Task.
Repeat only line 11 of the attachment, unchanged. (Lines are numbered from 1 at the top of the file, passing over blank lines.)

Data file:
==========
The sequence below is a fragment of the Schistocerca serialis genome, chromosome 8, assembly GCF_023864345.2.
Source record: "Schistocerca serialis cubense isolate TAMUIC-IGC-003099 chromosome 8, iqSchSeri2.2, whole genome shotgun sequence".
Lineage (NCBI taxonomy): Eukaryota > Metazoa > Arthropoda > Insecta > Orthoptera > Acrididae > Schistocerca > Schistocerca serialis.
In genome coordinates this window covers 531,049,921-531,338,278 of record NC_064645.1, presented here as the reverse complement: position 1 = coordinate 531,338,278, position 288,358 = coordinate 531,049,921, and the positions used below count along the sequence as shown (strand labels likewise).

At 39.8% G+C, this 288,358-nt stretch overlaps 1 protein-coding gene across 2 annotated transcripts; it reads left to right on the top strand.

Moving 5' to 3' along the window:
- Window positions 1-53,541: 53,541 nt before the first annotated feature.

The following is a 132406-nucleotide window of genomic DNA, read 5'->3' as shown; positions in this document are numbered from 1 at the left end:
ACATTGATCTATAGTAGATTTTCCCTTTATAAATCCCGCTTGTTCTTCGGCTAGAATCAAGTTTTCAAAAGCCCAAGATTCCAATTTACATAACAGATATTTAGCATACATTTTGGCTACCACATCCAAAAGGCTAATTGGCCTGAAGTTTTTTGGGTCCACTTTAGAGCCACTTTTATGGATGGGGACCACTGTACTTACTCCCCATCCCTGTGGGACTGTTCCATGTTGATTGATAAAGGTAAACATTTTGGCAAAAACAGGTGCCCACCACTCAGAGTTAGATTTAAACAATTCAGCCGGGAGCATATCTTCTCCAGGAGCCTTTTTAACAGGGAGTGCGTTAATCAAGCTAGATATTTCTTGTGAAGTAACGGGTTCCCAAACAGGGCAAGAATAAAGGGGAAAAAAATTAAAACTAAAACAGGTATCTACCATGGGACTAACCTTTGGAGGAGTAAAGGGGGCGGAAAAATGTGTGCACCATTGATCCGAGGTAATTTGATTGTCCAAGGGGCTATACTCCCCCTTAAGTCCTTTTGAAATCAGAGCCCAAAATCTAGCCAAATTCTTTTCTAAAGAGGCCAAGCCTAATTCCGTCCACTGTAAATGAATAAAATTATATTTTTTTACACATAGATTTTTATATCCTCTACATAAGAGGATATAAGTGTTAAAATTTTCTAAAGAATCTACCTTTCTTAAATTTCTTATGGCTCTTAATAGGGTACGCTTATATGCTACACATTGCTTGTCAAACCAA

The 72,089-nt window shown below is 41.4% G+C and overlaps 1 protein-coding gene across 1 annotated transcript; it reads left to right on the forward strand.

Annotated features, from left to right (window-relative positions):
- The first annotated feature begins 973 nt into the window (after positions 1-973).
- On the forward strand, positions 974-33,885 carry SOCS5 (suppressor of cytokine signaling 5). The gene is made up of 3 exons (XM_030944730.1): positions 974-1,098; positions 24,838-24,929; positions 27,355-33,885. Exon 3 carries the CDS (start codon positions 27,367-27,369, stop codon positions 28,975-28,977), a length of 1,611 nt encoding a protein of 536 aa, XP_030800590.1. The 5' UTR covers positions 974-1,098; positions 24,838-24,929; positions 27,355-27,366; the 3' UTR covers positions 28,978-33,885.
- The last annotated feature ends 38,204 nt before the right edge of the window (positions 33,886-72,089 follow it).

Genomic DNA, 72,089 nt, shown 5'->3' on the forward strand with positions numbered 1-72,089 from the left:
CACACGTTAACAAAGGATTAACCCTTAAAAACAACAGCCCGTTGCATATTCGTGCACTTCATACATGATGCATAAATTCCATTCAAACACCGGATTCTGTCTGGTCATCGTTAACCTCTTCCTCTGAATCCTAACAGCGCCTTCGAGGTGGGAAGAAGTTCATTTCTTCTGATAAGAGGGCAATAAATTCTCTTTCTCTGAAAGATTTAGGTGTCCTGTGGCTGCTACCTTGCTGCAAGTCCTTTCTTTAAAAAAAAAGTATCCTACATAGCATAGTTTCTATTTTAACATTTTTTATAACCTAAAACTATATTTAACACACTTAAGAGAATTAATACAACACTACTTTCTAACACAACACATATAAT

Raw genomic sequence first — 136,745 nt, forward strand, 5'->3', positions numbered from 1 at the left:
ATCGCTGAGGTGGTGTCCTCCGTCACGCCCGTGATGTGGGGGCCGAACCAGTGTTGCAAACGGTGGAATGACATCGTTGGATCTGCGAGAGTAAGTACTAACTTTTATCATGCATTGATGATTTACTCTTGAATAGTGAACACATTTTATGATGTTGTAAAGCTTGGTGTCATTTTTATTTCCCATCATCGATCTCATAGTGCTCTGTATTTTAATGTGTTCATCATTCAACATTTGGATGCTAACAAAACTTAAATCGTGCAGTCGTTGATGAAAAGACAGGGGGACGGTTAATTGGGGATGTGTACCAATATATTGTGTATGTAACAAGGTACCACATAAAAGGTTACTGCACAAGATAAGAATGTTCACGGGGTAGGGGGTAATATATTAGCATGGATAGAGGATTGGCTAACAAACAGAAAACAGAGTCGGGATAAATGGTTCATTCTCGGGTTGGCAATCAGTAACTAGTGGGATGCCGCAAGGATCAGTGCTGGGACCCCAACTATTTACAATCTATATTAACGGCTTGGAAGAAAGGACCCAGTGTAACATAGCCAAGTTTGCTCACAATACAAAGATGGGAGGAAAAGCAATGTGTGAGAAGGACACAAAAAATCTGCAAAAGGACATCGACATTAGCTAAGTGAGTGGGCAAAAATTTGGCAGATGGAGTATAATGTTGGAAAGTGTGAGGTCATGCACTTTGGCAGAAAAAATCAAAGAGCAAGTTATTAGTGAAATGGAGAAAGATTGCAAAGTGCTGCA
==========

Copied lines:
Annotated features, from left to right (window-relative positions):